Fujitsu Celsius H920 teardown

Viestiketju alueella 'Kannettavat tietokoneet' , aloittaja Lagittaja, 02.02.2018.

  1. Lagittaja

    Lagittaja

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    Kirjoittelen tämän englanniksi kun kyseessä ei ole ihan niin yleinen raahattava niin ajattelin että puhutumpi kieli parempi valinta. Ja oletan että suurinosa tekkiläisistä sitä ymmärtää.

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    As I haven't found any proper teardown articles or videos of the Fujitsu Celsius H920, I decided to get into mine for the benefit of mankind. Or something.
    Especially the lack of pictures was mildly irritating.

    Posting this here (and maybe elsewhere) in the hope that those few people who are looking for this information may find their way here through Google search or whatever they're using.

    This will probably be 3 (or maybe 4) parts long and I may or may not do a full blown, remove-everything-from-scratch video someday but for now here's some pictures, I did take quite a few.

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    Part 1: how to get access to the CPU/GPU coolers and other bits and bobs underneath the laptop. (Difficulty level: rather easy, Time: probably 10 minutes)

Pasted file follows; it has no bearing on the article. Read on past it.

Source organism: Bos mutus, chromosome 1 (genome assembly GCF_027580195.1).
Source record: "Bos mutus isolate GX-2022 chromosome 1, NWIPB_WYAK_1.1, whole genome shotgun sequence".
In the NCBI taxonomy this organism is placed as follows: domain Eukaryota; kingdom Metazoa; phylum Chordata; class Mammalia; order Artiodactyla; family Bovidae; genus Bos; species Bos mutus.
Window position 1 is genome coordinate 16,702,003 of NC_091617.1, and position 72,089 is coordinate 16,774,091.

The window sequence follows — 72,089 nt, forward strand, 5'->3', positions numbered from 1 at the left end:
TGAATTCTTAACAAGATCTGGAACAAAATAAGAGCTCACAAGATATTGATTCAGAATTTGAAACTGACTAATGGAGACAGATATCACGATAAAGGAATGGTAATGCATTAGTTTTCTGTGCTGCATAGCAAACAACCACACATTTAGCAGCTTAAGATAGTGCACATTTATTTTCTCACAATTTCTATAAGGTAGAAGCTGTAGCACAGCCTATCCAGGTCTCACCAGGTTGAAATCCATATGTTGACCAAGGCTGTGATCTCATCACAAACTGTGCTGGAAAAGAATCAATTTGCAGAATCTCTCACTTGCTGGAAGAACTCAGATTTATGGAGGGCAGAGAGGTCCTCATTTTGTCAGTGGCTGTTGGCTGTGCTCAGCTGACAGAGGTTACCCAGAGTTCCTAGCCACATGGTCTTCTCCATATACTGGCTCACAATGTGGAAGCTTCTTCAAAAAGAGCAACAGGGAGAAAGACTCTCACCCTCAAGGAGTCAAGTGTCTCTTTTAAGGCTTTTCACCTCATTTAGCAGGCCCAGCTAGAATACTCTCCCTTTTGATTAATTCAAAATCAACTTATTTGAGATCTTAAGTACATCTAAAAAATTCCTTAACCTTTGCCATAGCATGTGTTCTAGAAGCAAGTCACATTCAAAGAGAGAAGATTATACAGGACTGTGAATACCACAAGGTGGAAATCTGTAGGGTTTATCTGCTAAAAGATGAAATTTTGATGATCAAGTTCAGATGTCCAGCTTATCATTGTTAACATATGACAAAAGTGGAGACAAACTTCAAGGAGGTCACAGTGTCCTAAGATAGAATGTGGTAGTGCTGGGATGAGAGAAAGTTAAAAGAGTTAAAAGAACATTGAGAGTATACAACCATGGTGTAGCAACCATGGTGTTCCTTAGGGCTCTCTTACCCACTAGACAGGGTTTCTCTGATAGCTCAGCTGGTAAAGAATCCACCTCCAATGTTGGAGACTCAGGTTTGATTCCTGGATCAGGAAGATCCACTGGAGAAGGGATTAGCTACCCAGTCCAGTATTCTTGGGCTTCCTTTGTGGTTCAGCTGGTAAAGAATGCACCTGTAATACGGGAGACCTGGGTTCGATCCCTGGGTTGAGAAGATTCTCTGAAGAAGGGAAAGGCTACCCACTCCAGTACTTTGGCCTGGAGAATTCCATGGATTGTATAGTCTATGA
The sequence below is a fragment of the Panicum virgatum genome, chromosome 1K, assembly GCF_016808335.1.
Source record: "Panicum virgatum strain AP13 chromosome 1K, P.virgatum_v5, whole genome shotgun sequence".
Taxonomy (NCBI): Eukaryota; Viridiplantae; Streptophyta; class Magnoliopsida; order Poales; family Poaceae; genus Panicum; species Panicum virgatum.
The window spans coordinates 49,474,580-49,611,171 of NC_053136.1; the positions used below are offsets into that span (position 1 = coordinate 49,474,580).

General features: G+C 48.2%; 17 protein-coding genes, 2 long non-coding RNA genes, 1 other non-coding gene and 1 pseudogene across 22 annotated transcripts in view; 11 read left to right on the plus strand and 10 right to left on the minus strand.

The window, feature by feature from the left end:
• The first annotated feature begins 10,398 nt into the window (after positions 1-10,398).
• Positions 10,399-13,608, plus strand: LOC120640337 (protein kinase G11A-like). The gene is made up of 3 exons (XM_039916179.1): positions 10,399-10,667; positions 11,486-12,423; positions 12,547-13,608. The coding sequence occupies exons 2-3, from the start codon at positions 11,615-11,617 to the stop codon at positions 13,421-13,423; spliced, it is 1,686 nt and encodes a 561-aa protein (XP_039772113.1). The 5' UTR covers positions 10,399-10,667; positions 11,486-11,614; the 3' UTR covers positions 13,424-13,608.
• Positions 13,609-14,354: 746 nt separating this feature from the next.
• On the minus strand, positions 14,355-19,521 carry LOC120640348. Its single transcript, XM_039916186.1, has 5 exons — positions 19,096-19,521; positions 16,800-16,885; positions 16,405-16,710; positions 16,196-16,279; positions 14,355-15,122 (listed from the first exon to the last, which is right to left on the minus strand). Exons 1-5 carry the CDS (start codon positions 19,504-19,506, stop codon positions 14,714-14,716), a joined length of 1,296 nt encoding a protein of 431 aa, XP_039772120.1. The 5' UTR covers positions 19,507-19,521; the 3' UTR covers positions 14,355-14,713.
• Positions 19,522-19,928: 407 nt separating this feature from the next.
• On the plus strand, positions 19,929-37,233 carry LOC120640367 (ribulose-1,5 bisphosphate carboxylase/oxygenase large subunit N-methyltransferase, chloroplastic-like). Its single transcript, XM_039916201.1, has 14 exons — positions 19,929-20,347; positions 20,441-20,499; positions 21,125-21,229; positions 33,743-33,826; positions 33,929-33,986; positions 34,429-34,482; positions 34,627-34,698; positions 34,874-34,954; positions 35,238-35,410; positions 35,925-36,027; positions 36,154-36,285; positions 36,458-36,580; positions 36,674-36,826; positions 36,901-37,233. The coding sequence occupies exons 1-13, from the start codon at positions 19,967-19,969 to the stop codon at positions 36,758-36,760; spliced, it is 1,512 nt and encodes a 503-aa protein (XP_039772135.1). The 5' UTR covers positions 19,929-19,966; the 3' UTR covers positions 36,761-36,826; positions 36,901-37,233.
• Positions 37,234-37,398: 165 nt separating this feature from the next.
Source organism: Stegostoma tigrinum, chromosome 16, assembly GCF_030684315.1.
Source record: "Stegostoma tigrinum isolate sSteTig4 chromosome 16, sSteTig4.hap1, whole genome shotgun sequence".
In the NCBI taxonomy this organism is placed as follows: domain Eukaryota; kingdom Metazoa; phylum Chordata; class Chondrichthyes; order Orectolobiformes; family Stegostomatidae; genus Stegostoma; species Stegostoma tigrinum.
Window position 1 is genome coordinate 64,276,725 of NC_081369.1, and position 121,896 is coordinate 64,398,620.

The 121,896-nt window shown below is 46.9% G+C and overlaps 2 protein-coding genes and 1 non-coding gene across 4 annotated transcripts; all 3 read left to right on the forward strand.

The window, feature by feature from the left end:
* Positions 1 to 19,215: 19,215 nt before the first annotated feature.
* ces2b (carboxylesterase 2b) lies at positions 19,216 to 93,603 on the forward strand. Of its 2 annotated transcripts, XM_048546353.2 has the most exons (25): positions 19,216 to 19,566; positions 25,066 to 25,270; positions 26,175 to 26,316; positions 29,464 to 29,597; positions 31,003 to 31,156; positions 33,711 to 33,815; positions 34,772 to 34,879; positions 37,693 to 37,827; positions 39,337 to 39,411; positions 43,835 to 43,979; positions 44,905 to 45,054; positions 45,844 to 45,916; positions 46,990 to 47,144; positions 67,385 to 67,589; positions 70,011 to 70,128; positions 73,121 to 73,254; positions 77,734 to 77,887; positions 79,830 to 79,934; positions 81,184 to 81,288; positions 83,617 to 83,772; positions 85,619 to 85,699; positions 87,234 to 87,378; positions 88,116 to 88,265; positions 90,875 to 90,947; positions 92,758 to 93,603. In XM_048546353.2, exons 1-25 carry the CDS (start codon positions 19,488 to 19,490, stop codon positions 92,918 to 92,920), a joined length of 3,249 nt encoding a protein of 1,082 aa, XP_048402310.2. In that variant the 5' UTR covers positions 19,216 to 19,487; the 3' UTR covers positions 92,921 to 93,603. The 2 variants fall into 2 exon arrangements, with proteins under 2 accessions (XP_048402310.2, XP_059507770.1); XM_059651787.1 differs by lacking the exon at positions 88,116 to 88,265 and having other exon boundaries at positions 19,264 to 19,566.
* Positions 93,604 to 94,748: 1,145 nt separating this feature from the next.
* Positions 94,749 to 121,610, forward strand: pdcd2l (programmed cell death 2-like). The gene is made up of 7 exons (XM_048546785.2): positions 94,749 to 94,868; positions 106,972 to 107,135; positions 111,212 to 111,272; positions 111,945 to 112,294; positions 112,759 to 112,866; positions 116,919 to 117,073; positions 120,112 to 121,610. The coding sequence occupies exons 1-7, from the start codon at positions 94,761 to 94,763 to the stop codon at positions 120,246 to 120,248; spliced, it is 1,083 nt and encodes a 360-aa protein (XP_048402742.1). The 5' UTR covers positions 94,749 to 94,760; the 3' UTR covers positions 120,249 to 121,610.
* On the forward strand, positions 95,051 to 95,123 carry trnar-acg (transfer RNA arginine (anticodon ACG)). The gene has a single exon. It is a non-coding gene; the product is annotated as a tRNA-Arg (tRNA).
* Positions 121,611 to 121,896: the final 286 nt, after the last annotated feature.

It's just a matter of removing couple dozen screws along with the obvious: DIMM slot cover, 2.5" drives and their covers, ExpressCard dummy card as well as the battery.
    All the various screws and their (rough) locations marked:
    upload_2018-2-3_12-51-40.png

    The bottom lifts off quite easily, I started from the front edge of the laptop which has the thinnest parts of the bottom cover, especially around the ODD bay. So go easy.
    Keep in mind that this laptop has a dock connector towards the back which is surrounded by EMI shielding ground "lugs" so as you're prying it off it might make an "unpleasant" scraping sound as those release from around it (blue box around them).
    There's probably a way to lift the bottom cover straight away from the laptop but mine was being stubborn so I had to resort to a little bit of force and lift from one side till the "lugs" and the rest of the cover released.. But no harm done.​
    upload_2018-2-2_14-36-5.png

    And we're in like sin.
    upload_2018-2-2_15-0-15.png

    And that's pretty much it. No real point to show how to remove the CPU cooler and such, use your common sense and hopefully experience to get around this laptop. It's not rocket science.

    Here's an Imgur gallery with 50+ pictures of the bottom of the laptop covering the motherboard and various PCB's and such from different angles. Enjoy.

    In part 2 I'll document how to remove the keyboard and the upper ledge. This will give you access to the miniPCIe slots (yes, plural, there's 2) and the two remaining DIMM slots along with the display hinges for example.